In the early 1990’s two things surfaced that focused organizations on systemic learning and the need to become “learning organizations”. These were Peter Senge’s book, THE FIFTH DISCIPLINE – The Art & Practice of the Learning Organization and the introduction of the balanced scorecard by Robert Kaplan and David Norton.
“Organizational learning” includes learning from and connecting the dots/identifying the relationships between internal and external information, events and experiences and then acting on this knowledge. The Holistic Organizational Effectiveness Survey includes many questions that directly or indirectly address organizational learning. Following are the questions that directly address the learning organization and their respective overall ratings in descending rating order where 5 = Effective and 1 = Ineffective:
- 3.71 – Developing Skills/Competencies to Support Socially Responsible Practices/Ethics/ Governance
- 3.35 – Fostering Continuous Learning/Knowledge Sharing
- 3.47 – Ensuring Employees Have Skills/Abilities to Meet Demands of the Business
- 3.33 – Using Information Technology to Support Learning/Innovation
- 3.33 – Building Skills/Competencies in Multi-Cultural Sensitivity and Supporting Diversity Across the Organization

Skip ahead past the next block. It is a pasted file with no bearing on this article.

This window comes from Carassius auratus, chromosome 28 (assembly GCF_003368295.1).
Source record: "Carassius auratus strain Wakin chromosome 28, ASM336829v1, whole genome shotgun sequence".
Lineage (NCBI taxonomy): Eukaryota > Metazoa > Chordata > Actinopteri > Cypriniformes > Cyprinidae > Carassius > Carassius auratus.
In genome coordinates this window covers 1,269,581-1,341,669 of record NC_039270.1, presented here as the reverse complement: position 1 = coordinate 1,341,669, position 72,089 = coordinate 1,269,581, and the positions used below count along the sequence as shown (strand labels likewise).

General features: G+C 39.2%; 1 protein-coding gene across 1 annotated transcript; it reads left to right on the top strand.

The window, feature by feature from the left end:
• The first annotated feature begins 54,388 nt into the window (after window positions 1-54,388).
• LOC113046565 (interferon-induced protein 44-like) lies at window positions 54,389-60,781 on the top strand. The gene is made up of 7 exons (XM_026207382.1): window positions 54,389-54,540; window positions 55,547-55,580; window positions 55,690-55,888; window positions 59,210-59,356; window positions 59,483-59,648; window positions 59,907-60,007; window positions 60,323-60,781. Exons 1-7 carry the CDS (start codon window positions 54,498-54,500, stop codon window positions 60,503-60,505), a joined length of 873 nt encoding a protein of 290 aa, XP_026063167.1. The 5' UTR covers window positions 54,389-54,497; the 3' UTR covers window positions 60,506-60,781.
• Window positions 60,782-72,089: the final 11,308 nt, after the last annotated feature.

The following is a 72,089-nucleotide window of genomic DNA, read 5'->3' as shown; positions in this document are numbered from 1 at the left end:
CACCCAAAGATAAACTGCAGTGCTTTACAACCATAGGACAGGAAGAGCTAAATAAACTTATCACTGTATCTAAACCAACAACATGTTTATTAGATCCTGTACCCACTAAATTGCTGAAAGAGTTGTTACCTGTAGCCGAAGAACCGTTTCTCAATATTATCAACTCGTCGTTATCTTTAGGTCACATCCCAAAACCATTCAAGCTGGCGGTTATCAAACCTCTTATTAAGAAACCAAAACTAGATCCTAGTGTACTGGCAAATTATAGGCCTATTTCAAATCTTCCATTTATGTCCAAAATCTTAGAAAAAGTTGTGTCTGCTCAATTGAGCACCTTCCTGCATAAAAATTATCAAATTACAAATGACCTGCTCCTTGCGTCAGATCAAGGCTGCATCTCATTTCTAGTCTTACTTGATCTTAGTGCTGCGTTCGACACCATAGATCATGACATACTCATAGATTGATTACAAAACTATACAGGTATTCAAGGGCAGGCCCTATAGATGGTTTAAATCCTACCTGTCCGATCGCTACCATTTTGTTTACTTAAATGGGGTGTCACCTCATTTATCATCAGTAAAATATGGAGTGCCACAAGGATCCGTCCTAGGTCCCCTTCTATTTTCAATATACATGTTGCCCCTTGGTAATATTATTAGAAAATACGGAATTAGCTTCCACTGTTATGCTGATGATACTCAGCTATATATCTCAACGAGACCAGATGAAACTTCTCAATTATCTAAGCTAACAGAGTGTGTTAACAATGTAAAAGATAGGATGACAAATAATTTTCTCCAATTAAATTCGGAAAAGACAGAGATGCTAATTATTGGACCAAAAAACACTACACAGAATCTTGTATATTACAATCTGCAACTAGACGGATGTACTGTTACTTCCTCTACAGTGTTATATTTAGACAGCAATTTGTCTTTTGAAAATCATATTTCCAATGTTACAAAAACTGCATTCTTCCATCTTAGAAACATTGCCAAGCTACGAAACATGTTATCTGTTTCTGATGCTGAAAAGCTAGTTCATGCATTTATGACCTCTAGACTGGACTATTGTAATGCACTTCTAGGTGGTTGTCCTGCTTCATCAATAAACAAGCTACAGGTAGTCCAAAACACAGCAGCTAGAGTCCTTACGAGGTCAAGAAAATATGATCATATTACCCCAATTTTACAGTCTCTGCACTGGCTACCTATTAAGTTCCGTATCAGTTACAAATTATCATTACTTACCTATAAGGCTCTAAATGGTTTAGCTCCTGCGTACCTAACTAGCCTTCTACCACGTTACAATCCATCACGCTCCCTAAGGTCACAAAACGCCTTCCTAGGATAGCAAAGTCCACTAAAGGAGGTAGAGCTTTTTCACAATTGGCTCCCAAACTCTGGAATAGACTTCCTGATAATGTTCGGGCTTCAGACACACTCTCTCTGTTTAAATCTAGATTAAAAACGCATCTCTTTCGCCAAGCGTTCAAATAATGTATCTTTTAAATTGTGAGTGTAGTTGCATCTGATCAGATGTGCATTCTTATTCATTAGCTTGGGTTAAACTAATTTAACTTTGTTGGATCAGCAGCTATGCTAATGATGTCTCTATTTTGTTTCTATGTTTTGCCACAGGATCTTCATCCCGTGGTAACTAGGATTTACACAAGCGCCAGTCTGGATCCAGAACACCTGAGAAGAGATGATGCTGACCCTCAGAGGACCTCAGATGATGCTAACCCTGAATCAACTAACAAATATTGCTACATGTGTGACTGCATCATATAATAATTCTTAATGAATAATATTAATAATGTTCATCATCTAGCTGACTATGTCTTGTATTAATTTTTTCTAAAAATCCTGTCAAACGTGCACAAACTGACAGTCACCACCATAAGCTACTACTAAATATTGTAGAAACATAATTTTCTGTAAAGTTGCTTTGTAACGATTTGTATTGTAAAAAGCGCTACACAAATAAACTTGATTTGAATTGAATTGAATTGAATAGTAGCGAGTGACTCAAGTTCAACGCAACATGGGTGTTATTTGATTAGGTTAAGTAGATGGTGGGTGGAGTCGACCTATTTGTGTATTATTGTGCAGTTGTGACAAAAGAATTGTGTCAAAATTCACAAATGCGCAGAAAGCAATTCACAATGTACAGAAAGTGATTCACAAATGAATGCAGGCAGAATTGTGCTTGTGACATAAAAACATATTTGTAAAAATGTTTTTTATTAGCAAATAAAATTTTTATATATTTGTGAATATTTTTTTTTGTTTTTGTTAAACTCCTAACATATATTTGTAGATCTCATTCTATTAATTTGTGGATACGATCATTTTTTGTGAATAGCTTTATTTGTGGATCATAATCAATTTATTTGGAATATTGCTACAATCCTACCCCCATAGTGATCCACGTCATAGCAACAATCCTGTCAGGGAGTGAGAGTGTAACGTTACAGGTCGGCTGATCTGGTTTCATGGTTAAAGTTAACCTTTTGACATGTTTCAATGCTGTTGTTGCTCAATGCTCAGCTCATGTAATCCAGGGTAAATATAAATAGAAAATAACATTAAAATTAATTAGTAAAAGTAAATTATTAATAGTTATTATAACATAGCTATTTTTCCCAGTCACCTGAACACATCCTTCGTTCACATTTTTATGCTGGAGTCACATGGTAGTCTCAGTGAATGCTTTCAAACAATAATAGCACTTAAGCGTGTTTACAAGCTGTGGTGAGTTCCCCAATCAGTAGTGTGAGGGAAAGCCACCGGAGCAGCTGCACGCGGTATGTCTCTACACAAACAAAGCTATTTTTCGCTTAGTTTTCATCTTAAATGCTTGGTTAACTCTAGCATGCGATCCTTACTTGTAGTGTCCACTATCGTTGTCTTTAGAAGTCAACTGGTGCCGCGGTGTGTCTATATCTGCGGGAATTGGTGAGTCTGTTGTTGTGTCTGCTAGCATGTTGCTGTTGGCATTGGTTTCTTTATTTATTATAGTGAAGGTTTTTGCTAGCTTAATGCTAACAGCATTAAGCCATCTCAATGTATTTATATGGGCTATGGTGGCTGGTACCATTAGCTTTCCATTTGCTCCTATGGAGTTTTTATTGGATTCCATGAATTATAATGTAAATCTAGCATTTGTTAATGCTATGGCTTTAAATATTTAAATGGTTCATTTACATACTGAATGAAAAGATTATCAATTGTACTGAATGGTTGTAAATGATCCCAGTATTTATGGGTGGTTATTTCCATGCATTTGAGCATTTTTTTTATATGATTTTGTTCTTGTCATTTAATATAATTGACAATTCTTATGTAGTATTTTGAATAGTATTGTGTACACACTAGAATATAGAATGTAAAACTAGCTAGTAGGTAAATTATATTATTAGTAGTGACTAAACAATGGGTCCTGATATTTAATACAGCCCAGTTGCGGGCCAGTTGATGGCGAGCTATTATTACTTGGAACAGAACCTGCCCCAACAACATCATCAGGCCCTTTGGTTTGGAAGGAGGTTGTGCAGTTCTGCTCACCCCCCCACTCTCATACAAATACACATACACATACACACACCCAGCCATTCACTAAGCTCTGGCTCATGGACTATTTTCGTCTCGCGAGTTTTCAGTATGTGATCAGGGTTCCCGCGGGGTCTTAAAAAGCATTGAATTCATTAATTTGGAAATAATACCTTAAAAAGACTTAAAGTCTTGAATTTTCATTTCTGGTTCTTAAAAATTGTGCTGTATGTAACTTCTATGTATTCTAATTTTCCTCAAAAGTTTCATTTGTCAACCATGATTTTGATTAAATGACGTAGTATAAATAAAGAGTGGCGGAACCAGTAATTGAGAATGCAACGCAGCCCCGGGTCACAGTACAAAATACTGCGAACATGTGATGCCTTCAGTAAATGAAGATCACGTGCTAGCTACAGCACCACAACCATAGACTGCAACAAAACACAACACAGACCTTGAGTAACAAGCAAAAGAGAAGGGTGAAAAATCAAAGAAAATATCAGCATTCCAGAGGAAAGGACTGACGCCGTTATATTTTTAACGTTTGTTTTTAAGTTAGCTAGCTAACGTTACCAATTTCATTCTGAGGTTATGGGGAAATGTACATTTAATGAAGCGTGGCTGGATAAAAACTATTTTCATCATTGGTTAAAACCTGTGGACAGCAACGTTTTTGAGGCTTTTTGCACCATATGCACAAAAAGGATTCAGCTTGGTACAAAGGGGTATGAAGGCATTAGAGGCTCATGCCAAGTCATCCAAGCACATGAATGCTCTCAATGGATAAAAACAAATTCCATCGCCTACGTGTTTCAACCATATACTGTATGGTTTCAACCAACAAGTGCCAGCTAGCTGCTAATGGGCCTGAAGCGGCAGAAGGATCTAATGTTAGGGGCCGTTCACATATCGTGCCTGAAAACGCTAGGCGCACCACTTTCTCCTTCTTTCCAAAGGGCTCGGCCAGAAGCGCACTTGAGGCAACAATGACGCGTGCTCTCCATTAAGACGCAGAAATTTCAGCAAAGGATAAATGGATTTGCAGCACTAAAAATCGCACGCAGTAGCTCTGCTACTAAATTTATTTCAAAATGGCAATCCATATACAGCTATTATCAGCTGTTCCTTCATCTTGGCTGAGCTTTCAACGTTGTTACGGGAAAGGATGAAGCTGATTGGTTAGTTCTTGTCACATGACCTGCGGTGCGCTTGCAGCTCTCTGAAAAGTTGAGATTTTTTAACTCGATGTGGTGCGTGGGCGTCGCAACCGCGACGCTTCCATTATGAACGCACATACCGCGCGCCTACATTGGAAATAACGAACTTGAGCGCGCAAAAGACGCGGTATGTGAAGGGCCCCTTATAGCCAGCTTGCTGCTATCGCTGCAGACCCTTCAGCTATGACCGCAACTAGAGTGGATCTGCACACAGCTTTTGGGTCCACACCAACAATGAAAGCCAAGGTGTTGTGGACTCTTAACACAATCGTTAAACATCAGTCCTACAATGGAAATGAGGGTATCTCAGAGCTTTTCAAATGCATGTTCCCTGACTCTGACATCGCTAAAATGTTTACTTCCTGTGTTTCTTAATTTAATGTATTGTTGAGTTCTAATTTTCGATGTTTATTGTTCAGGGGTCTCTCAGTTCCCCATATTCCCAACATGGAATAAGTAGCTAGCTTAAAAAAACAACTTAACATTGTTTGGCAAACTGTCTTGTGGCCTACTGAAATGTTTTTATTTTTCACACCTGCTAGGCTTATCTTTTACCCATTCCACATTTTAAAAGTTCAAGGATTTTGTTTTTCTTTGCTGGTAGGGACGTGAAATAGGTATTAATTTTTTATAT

- 3.20 – Sharing Essential Business Knowledge Across Organizations/Functions
- 3.15 – Making Targeted/High-Impact Development of People a Priority
- 3.03 – Building Skills for Workforce Innovation/Flexibility
- 2.62 – Creating Knowledge Management Systems So Critical Knowledge is Retained When People Leave
The ratings indicate that most organizations are not doing a good job of creating the environment needed for organizational learning and executing on that learning. How effective is your organization at learning and executing on that knowledge to increase the organization’s performance and competitiveness? What needs to be done to strengthen your organization’s learning abilities and who needs to lead the way?